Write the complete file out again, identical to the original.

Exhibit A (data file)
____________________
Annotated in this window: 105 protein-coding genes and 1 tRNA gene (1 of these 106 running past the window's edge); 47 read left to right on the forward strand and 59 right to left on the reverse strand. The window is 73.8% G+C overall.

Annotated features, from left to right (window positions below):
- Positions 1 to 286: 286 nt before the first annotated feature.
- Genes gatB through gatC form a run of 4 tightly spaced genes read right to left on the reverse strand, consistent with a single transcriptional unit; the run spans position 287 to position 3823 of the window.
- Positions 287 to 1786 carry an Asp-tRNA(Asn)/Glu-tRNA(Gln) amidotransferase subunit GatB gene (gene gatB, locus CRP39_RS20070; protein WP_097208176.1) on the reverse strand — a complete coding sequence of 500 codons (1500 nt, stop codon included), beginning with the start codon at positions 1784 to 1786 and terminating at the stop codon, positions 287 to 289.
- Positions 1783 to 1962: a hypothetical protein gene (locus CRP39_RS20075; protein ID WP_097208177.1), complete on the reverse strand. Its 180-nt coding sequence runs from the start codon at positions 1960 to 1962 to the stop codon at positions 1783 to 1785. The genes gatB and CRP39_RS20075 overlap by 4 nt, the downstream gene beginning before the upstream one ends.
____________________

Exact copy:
Annotated in this window: 105 protein-coding genes and 1 tRNA gene (1 of these 106 running past the window's edge); 47 read left to right on the forward strand and 59 right to left on the reverse strand. The window is 73.8% G+C overall.

Annotated features, from left to right (window positions below):
- Positions 1 to 286: 286 nt before the first annotated feature.
- Genes gatB through gatC form a run of 4 tightly spaced genes read right to left on the reverse strand, consistent with a single transcriptional unit; the run spans position 287 to position 3823 of the window.
- Positions 287 to 1786 carry an Asp-tRNA(Asn)/Glu-tRNA(Gln) amidotransferase subunit GatB gene (gene gatB, locus CRP39_RS20070; protein WP_097208176.1) on the reverse strand — a complete coding sequence of 500 codons (1500 nt, stop codon included), beginning with the start codon at positions 1784 to 1786 and terminating at the stop codon, positions 287 to 289.
- Positions 1783 to 1962: a hypothetical protein gene (locus CRP39_RS20075; protein ID WP_097208177.1), complete on the reverse strand. Its 180-nt coding sequence runs from the start codon at positions 1960 to 1962 to the stop codon at positions 1783 to 1785. The genes gatB and CRP39_RS20075 overlap by 4 nt, the downstream gene beginning before the upstream one ends.